I have dawdled long enough that Annmarie and I cannot take care of the baby calves. They are too big! They are pushing the 60-80 lb range and they are a LOT harder to pin down for banding at that size. So I have one of my nephews lined up to come out in five days to help me. We are going to tag and band the two calves and all the sheep. It should take a couple of hours to get that all done. I am hoping there is time to get the lawn mowed. It needs it, there are two spots that are very high and need the mowing. Of course, since Mouse has been out in the yard there are several craters in the yard almost big enough to lose the mower in.
Friday I managed to get out to the chicken coop. I had been putting out 50 pounds of food every week despite the green grass and abundant bugs. I was starting to run low from my massive purchase last year. The baby chickens that my hen hatched are just now laying. This meant there were a lot of freeloading roosters. I had been putting off on thinning them out, but could not do it any longer. I waded in there Friday night and started wringing necks. By the time I got to the fifth chicken my arm was getting sore. I had to start using two hands to snap the necks. It was laborious. I thinned out all the roosters, seven and was left with 6 hens. The hens were all hiding from the young roosters as they were jumping on top of everything that moved. Since the culling, the hens have started to settle down and are laying more eggs.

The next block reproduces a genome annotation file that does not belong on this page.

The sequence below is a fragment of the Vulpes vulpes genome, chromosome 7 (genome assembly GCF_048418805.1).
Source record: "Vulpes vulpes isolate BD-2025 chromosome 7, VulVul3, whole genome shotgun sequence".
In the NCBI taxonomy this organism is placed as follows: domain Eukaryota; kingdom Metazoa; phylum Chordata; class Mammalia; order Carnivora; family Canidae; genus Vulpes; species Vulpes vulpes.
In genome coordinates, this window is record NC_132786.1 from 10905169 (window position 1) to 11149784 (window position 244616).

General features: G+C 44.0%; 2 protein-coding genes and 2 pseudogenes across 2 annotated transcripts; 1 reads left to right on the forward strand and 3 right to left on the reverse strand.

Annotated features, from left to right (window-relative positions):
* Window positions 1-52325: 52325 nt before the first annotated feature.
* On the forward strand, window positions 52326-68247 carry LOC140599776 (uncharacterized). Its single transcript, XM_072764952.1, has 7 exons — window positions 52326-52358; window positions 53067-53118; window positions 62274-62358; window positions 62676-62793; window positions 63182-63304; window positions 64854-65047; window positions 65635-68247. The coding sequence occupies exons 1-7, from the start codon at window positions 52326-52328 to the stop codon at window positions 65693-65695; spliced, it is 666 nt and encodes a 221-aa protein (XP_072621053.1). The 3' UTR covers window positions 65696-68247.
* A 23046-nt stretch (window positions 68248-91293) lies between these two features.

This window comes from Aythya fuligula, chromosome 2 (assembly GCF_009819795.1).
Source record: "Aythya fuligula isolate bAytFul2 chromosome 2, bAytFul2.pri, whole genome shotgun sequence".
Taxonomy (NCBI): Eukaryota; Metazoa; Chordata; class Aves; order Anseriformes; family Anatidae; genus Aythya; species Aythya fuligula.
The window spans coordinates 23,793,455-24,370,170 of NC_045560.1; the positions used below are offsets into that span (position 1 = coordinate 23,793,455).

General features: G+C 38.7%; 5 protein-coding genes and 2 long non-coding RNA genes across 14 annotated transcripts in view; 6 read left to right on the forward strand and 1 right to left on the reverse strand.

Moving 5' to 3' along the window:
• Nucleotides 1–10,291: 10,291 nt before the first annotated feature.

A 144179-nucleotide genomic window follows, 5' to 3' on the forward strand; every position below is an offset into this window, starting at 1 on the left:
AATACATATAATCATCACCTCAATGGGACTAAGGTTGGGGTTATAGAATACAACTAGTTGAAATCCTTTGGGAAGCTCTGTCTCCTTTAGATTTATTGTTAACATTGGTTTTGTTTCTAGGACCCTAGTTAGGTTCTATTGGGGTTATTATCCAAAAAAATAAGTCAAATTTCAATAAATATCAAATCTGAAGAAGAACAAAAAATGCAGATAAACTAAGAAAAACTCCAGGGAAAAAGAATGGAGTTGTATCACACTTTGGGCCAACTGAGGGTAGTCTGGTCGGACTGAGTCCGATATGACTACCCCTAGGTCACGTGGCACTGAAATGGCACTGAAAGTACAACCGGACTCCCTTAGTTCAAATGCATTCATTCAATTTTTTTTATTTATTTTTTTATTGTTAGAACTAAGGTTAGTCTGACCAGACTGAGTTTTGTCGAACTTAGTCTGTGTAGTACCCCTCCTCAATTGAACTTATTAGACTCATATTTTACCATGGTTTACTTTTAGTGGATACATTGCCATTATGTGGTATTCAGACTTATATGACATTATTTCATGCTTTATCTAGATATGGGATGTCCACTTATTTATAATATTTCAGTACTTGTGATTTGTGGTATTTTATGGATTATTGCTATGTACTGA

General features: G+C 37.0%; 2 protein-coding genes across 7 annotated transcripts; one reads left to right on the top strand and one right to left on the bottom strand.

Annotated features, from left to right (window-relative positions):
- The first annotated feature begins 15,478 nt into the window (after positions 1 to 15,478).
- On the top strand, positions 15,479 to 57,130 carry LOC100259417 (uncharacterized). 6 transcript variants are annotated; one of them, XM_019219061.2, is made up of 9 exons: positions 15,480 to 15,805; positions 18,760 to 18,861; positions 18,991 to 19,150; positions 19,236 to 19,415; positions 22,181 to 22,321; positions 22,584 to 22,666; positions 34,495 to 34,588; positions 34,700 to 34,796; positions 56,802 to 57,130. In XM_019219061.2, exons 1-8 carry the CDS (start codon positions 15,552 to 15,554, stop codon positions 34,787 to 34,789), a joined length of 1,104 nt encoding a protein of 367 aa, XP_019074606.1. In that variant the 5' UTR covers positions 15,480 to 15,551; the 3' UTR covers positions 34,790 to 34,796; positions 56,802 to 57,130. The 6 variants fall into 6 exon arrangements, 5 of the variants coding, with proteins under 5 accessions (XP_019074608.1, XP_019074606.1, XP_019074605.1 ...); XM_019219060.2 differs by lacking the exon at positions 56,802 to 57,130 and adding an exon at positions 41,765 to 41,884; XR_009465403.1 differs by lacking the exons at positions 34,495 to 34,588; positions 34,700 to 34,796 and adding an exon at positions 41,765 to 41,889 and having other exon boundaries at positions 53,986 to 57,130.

So now the only chicken nemesis is Mouse, he still wants to jump on the chickens and make them squawk.
This is our luck of the irish cow. It has weird ears that look like a single leaf from a four leaf clover. I am not sure if it is a boy or a girl. Either way it is not staying as it is the bulls incestual granddaughter/daughter.